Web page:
Was würden Sie zur Musik und zur Persönlichkeit von Sergej Prokofjew sagen?

G.U.: Nichts! Seine Musik gefallt mir nicht.

Sind Sie mit Igor Strawinsky einverstanden, der behauptete, daß es unmöglich sei, die Konzeption des Komponisten voll und ganz durch die Notation darzustellen?

G.U.: Voll und ganz ist das unmöglich – es ist wirklich so. Ideal wurde meine Musik, die Zweite Symphonie zum Beispiel, noch nie aufgeführt. Andererseits spreche ich nicht gern über meine Musik. Es ist sehr schwer, über eigene Werke zu sprechen. Meine Fähigkeit, Musik zu komponieren, stimmt leider nicht mit der Fähigkeit überein, über sie zu schreiben. Außerdem gibt es die Meinung, daß das eine das andere ausschließe...

Und dennoch: Welchen Interpreten würden Sie favorisieren? Wessen Spiel scheint Ihnen am gelungensten zu sein?

G.U.: Reinbert de Leeuw, Mstislaw Rostropowitsch, Alexei Ljubimow und Frank Deniers. Anatoli Iwanowitsch Wedernikow hat als erster meine Zweite Klaviersonate von 1967 glänzend aufgeführt – damals, als alle alles fürchteten und mich einfach in den Schmutz traten. Er hatte keine Angst, meine Musik zu spielen.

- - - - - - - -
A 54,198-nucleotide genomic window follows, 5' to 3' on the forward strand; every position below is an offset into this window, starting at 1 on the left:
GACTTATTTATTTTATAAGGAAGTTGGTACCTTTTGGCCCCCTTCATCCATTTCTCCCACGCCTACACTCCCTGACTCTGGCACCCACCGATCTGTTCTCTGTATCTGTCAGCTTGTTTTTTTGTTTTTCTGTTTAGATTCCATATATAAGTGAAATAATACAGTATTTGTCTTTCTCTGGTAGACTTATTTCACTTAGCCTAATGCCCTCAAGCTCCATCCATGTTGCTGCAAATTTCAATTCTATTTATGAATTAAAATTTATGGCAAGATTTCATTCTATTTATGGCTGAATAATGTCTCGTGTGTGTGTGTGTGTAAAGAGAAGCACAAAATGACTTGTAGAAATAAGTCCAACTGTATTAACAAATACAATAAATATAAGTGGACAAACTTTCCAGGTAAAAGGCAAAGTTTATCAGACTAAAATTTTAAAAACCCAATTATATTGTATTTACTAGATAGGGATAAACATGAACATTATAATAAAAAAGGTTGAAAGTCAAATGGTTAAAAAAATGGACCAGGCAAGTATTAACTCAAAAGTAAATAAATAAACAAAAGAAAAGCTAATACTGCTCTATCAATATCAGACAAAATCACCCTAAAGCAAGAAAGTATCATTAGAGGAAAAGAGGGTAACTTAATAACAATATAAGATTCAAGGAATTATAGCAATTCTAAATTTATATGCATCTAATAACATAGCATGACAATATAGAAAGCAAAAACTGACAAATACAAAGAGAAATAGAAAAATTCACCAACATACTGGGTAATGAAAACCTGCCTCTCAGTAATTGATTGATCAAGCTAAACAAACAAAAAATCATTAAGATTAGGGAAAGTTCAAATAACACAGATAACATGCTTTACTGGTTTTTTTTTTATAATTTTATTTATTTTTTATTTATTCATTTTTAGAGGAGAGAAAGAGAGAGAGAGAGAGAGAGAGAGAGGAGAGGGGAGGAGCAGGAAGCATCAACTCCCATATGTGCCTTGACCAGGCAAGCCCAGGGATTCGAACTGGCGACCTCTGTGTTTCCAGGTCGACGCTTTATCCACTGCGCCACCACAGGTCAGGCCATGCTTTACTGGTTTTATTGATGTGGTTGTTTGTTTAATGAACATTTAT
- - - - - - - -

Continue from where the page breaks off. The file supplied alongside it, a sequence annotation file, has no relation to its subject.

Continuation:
Wenn irgend ein unbekannter Dirigent oder Pianist Sie darum bitten würde, ihm die Partituren und Stimmen und die Erlaubnis zur Aufführung Ihrer Musik zu geben, wie würden Sie reagieren?

G.U.: Ich würde ihm die Noten geben.

Man streitet oft darüber, zu welcher Gattung Ihre Werke gehören.

G.U.: Der innere Gehalt meiner Musik schließt den Begriff "Kammermusik" aus. Darum soll man meine Kompositionen entweder zur symphonischen Musik – wie die Symphonien und das Klavierkonzert – oder zur Instrumentalmusik rechnen – wie die übrigen Werke für ein, zwei oder mehrere Instrumente.

Wie ist Ihre Einstellung zur "Mode der Religiosität", die in den letzten Jahren Interpreten, Dirigenten, Chorleiter und auch die Komponisten erfaßt hat?

G.U.: Negativ.

Halten Sie sich für einen gläubigen Menschen?

G.U.: Ja.

Ihre Musik nennt man nicht selten religiös...

G.U.: Das ist ein großer Irrtum. Ich habe mich ja schon mehrfach dazu geäußert.

Und der Begriff des Nationalen? Halten Sie Ihre Musik für spezifisch russisch?